January 2010. Must type minimum 65 wpm.
Create your own work schedule, but you
must maintain 16 hours a week between
7am-midnight, M-F. Need impeccable
English skills. Ideal for PT and Students.
Productivity based compensation, profit
sharing, close to campus. Contact now to
reserve a spot for January training sessions.
gnvjobs@uigfla.com
1-8-10-5-14


a Copyrighted Material

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Available from Commercial News Providers
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FAST CASH FOR ALMOST ANY CARS *
*Running or not!*
*NEED HONDA, TOYOTA, PICKUPS
*Over 15 yr svc to UF students
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WEDNESDAY, JANUARY 6, 2010 U ALLIGATOR, 13


NOW HIRING
Experienced Notetakers and Editors
SPRING 2010
Apply online at www.SmokinNotes.com
1-15-10-9-14


PT lead generation/appt. setting: Work from
home or your location, Day/evening options,
Hourly rate plus bonuses, Paid training, pre-
fer some phone experience. Check us out:
www.onsitetm.com/join-our-team.php send
resume to: careers@onsitetm.com 1-11-
20-5-14


UCB
Looking for energized individuals to work part
time as an office assistant mainly for packing
online orders.
High paced environment so attention to
detail is key. Hourly pay $8.50/hr. Very
nice job environment and 10 min from
UF! Preferred bilingual English/Spanish,
but not required. Please send resumes to
universitycollegebooks@gmail.com and
make sure your contact information is in-
cluded.
Thanks 2-2-10-20-14


SAT Coordinator
Immediate full time/part time opening for
a person with SAT tutoring background
to help develop a new program at Gleim
Publications. Great opportunity and experi-
ence for a "go getter". Please send your re-
sume to hr@gleim.com or apply on line at
http://www.gleim.com 1-20-10-10-14


r


TUTORS NEEDED 1-on-1 tutoring at-risk
elem, mid school students. 1-4 afternoons
per wk. $10/hr. 15-20 min south of UF. Fed
wk study req for emp. Volunteers welcome.
Contact Sally 352-384-1155, st23@cox.net


Summer Jobs
$2400
Co-ed camp
Room and Board included

Get Paid to Play!
The Florida Elks Youth Camp (FEYC) needs
male and female summer camp counselors
ages 18 and up. FEYC is an over-night camp
located off of Highway 450 in Umatilla, FL.
The camp runs June 14 Aug 7. Please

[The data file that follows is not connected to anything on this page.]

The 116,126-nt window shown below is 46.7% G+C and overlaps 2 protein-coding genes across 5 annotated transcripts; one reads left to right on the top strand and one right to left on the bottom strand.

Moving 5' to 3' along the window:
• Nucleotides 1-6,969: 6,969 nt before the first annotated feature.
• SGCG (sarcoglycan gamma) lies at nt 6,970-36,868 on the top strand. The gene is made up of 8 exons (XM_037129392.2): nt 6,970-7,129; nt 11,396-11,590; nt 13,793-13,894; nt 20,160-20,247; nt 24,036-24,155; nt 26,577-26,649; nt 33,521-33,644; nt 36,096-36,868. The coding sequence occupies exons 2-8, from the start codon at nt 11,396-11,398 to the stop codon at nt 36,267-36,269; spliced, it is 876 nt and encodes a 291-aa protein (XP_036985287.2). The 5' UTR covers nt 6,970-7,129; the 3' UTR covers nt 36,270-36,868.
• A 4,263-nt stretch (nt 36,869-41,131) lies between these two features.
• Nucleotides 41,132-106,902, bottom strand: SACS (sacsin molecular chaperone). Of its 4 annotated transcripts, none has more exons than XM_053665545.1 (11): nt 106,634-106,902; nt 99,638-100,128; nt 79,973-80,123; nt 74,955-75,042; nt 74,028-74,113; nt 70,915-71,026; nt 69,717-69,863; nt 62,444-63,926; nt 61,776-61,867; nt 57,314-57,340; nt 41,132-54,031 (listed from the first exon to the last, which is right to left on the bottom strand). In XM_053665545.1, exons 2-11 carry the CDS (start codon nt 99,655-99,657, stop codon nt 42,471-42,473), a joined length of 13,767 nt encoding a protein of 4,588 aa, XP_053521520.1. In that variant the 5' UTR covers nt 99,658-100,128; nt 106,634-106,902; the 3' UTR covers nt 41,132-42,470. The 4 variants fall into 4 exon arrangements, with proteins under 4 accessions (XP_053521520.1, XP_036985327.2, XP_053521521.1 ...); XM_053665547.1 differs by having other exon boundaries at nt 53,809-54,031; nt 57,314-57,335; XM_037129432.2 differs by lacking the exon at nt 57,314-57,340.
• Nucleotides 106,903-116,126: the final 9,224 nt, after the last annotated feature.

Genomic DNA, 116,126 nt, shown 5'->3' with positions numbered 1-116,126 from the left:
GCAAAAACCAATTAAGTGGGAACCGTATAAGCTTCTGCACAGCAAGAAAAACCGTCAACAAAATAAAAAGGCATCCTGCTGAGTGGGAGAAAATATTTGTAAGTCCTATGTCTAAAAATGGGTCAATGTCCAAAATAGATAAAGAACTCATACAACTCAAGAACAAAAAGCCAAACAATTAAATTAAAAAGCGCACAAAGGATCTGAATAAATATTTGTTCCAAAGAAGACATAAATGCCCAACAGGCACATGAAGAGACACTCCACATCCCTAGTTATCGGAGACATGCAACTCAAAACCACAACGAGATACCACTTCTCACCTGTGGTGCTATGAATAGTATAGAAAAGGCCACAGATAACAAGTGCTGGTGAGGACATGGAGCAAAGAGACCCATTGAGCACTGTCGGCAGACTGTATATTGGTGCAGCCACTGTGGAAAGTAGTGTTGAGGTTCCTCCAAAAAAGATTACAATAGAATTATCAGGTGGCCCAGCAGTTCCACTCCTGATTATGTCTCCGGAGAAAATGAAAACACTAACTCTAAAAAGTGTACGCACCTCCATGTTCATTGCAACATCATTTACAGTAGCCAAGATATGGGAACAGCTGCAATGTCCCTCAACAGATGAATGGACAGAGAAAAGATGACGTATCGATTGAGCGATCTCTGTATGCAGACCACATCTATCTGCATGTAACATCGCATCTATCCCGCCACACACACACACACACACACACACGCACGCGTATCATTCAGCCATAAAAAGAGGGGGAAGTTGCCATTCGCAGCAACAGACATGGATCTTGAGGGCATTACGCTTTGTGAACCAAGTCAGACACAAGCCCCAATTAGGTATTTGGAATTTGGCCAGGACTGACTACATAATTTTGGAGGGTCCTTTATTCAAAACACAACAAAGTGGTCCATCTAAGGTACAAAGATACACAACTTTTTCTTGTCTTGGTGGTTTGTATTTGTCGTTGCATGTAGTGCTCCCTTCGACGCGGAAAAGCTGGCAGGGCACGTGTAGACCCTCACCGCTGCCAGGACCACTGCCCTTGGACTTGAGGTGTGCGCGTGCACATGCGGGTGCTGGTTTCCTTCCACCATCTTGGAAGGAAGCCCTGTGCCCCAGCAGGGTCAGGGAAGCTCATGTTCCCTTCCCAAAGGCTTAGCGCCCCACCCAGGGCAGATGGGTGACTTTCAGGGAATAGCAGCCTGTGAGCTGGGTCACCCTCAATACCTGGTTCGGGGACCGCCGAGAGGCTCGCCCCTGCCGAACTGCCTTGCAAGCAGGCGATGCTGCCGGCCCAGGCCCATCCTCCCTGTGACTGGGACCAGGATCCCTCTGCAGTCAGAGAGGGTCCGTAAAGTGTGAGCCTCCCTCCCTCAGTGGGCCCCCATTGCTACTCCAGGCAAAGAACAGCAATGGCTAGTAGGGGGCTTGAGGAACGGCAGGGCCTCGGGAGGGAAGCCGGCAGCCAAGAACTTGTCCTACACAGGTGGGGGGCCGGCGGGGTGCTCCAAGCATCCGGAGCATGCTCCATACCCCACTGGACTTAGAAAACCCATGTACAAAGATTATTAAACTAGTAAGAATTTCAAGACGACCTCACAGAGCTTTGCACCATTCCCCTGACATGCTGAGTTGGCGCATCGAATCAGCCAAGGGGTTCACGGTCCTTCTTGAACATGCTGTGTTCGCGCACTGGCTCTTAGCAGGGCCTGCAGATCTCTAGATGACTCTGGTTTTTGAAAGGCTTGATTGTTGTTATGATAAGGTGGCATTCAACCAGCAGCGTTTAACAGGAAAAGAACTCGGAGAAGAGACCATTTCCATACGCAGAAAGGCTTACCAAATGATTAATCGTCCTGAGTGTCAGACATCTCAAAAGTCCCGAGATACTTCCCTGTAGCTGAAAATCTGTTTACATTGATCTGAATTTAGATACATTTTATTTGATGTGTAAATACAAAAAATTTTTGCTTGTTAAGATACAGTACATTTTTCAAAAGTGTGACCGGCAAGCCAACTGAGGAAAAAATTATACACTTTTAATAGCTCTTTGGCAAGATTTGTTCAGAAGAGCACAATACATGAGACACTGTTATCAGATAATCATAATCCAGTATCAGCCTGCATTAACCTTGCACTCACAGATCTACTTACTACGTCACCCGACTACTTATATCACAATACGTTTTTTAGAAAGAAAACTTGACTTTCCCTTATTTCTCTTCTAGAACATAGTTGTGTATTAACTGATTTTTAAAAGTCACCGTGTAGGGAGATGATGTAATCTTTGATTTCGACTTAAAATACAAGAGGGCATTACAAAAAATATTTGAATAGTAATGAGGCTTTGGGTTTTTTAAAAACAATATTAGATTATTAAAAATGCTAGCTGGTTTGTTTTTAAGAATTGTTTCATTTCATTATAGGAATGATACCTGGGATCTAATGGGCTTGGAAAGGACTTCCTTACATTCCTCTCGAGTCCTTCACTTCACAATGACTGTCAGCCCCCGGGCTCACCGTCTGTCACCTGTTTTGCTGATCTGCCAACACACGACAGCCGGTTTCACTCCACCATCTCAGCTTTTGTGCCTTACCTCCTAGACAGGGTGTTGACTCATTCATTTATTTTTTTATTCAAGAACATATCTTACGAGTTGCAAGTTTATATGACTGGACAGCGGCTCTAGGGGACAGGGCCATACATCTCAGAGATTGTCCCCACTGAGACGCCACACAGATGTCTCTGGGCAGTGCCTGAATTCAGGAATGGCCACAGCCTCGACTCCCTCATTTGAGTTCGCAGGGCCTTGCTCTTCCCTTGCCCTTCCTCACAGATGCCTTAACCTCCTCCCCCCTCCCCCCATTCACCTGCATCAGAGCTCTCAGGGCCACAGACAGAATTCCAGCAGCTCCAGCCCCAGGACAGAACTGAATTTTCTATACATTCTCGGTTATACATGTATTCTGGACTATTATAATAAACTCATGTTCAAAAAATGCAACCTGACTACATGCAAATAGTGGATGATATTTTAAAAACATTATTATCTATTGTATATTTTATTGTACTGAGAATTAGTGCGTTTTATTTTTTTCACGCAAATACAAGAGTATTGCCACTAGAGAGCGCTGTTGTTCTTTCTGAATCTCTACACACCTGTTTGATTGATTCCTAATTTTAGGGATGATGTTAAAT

contact Krys Ragland at 1-800-523-1673
Ext. 251 or 352 455-4267 4-21-10-70-14


Linux Administrator
Full time career position with a success-
ful 30 year employer located in Gainesville.
Must have strong Linux/Unix background
and should be conversant with the following:
kernel compiling, network configuration, ip-
tables/ipchains, Sendmail, Procmail, MySQL
and Apache. Please apply on line at
http://www.gleim.com. 2-3-10-20-14


Medical Receptionist needed PT at family
planning clinic. Experience pref. Must be or-
ganized & able to multi-task. Please fax re-
sume: (352) 374-6823. EOE. 1-12-10-5-14


Bookkeeper-Office Mgr PT for law firm. 15
hrs/wk. Must know Quickbooks & be highly
organized. Please email resumes to:
robjac@myimmigrationlaw.com. 1-15-10-
8-14


Nanny needed for afterschool to help with
homework, errands and meals. ~-15-20hrs
per week. Reliable, experienced, references
required. Reply to kthcrfts@gmail.com 1-8-
3-14

BARTENDERS/COCKTAIL. New upscale
downtown bar, Main Street Bar & Billiards is
now taking applications for day & night bar-
tenders & cocktail waitstaff. Apply in person
at 108 S. Main St. 1-12-10-5-14

Preschool Co-teacher wanted for Jewish
Day School. T/Th/F 11:30am-5:30pm. $9 an
hour. Must have exp. with young children.
Call 352-376-1508 ext. 110 for more info.
1-12-10-5-14

MEDICAL OFFICE
Looking for pre-med student. Afternoons,
evenings & weekends. Fax resume to 373-
2230 1-20-10-10-14

Full-Time position available in specialty run-
ning store. Passionate workers preferred
with a love for running and helping people.
Please email resume to
mike@runningandwalkingstore.com 1-14-
10-7-14


IMPORT AUTO REPAIR. BMW, Mercedes,
Porsche, Volvo, VW, Honda, Toyota, Nissan,
Mazda. Quality craftsmanship, reasonable
prices, near UF, AAA approved 378-7830
www.carrsmith.com 4-21-71-15

EVERGLADE EQUESTRIAN CENTER
The countryclub for horses & owners.
Customer lounge w/full kitchen & bath. 250' x
160' riding ring, round pen &jump paddock.
Lessons. 30 acres, 40 matted stalls, 19 sepa-
rate paddocks. 24-hr security, 352-591-3175
everglade-equestrian.com 4-21-71-15

Want to be a CNA, phlebotomist or pharm
tech? Express Training offers courses, days,
eve, weekend. All classes live, no videos.
Call 352-338-1193 or
expresstrainingservices.com 4-21-09-71-15


r"r_ ili


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PERSONAL TRAINING 300
Personal and Group Training
Flexible Scheduling Exclusive Facility
Call for a free workout
339-2199
4-21-71-15

TLC HORSEBOARD
All facilities & amenities, quality instruc-
tion; 15 minutes from UF. Jan at 376-7762.
Greathouse Equestrian Ctr. 4-21-71-15

Gator Slide Farm: Horse boarding.
Owner housing. Dressage, stadium jumping,
X-country. Lessons/schooling opportunities.
Feeding/mucking mitigate monthly charges.
Visitors always welcome. Contact Dibbie
352.466.3538 or gtrslfrm@aol.com 1-7-09-
120-15

HORSE BOARDING Premier facility next
to Canterbury. Stall or pasture board from
$250. Two sand/clay arenas, round pen,
jumps, lessons. Work avail to defray costs.
352-472-9977 weecfl@gmail.com 1-19-09-
95-15

* GREAT BANNERS & SIGNS
Full-color DecalsOExhibitsOVehicle Wraps
Top QualityOFast ServiceOLow Prices
www.signpower.com
SignMasters 335-7000
1-29-83-15

** PLAQUES AWARDS TROPHIES **